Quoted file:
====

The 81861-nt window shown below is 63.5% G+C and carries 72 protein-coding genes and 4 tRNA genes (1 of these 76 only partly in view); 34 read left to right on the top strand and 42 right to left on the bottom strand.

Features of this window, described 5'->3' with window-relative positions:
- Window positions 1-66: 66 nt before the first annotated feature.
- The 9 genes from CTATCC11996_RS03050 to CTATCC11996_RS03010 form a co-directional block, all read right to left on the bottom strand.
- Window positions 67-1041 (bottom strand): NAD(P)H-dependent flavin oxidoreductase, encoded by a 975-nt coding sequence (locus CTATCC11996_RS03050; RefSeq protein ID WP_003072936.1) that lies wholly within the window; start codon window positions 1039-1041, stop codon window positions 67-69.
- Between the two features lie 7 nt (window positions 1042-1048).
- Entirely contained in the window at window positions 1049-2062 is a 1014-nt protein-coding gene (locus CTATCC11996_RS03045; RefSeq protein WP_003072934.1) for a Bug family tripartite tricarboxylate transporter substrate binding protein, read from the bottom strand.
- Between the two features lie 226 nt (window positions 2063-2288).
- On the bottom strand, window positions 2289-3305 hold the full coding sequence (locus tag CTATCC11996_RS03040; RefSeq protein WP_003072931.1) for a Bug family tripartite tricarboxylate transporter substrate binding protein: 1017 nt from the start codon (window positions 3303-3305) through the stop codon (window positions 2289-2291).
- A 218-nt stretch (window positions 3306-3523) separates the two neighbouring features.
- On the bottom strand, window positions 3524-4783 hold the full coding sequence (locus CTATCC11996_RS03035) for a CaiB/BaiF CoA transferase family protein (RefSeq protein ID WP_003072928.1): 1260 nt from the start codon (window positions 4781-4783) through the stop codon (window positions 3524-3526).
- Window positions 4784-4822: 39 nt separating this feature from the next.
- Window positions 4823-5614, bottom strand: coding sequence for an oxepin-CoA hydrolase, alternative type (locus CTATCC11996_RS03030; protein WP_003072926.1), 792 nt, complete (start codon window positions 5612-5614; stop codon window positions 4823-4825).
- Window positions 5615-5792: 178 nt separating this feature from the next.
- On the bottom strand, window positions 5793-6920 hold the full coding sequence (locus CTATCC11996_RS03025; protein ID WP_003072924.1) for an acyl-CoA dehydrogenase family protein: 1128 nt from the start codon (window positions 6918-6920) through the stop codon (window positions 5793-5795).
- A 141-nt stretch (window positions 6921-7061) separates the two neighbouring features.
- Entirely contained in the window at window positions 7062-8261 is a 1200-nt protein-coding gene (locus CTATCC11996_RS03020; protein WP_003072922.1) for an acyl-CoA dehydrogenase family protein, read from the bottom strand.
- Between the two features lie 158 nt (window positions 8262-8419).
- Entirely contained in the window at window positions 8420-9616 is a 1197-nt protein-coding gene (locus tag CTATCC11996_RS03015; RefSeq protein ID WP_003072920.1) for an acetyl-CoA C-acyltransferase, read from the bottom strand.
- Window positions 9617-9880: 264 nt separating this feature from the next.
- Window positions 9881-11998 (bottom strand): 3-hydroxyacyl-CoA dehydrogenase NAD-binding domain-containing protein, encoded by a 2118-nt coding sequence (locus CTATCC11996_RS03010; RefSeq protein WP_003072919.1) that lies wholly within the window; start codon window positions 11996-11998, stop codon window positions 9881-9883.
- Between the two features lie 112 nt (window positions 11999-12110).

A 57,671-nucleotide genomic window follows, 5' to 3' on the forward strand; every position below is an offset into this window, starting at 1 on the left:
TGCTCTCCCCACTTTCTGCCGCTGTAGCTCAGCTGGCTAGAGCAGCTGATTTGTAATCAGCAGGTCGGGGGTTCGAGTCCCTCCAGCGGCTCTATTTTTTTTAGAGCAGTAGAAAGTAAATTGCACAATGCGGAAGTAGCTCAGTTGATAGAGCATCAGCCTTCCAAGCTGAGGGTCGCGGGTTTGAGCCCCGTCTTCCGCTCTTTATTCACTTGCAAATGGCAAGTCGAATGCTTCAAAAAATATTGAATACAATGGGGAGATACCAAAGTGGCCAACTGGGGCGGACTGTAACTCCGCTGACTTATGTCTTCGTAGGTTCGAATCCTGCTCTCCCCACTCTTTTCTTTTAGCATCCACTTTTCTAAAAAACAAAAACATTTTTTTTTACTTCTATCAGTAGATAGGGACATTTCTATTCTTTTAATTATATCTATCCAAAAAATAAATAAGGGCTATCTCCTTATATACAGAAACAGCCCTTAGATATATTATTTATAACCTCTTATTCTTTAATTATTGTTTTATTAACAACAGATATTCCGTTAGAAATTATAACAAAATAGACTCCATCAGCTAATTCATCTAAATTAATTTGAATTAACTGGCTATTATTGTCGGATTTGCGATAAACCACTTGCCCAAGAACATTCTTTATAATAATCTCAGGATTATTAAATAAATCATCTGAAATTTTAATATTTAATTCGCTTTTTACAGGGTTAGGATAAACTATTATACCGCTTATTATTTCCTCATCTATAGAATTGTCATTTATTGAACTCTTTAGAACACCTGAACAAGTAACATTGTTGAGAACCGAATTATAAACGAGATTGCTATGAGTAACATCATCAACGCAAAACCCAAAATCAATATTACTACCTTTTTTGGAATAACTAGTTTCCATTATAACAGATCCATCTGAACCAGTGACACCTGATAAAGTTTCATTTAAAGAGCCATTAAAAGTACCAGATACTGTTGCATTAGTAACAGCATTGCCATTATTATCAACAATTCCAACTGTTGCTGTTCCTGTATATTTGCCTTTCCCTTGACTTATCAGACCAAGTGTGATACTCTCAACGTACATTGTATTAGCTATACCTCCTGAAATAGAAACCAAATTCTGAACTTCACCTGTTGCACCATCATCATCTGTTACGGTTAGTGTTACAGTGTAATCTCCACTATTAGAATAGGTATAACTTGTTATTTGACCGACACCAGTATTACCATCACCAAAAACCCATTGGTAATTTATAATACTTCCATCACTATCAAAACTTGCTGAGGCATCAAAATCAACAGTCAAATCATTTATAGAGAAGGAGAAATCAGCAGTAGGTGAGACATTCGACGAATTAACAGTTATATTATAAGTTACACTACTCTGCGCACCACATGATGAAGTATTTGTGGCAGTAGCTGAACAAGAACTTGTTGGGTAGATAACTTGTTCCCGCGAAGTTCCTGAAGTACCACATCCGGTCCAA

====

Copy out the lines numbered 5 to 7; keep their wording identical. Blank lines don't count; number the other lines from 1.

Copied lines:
- Window positions 67-1041 (bottom strand): NAD(P)H-dependent flavin oxidoreductase, encoded by a 975-nt coding sequence (locus CTATCC11996_RS03050; RefSeq protein ID WP_003072936.1) that lies wholly within the window; start codon window positions 1039-1041, stop codon window positions 67-69.
- Between the two features lie 7 nt (window positions 1042-1048).
- Entirely contained in the window at window positions 1049-2062 is a 1014-nt protein-coding gene (locus CTATCC11996_RS03045; RefSeq protein WP_003072934.1) for a Bug family tripartite tricarboxylate transporter substrate binding protein, read from the bottom strand.